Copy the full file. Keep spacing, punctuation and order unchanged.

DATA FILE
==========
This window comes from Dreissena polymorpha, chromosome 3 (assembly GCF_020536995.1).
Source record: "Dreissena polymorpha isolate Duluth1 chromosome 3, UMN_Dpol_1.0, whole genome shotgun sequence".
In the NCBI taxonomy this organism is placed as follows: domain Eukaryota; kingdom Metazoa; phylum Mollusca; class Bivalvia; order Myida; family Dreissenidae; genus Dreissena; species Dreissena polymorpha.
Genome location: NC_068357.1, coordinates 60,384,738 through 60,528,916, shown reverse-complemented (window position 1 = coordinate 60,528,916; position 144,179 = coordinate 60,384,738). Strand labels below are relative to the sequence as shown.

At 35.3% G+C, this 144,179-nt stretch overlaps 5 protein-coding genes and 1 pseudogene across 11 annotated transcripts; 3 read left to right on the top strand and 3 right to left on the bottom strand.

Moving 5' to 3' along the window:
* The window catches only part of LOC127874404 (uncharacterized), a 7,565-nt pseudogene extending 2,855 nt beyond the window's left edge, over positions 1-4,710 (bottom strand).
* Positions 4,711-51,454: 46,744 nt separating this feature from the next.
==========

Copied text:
This window comes from Dreissena polymorpha, chromosome 3 (assembly GCF_020536995.1).
Source record: "Dreissena polymorpha isolate Duluth1 chromosome 3, UMN_Dpol_1.0, whole genome shotgun sequence".
In the NCBI taxonomy this organism is placed as follows: domain Eukaryota; kingdom Metazoa; phylum Mollusca; class Bivalvia; order Myida; family Dreissenidae; genus Dreissena; species Dreissena polymorpha.
Genome location: NC_068357.1, coordinates 60,384,738 through 60,528,916, shown reverse-complemented (window position 1 = coordinate 60,528,916; position 144,179 = coordinate 60,384,738). Strand labels below are relative to the sequence as shown.

At 35.3% G+C, this 144,179-nt stretch overlaps 5 protein-coding genes and 1 pseudogene across 11 annotated transcripts; 3 read left to right on the top strand and 3 right to left on the bottom strand.

Moving 5' to 3' along the window:
* The window catches only part of LOC127874404 (uncharacterized), a 7,565-nt pseudogene extending 2,855 nt beyond the window's left edge, over positions 1-4,710 (bottom strand).
* Positions 4,711-51,454: 46,744 nt separating this feature from the next.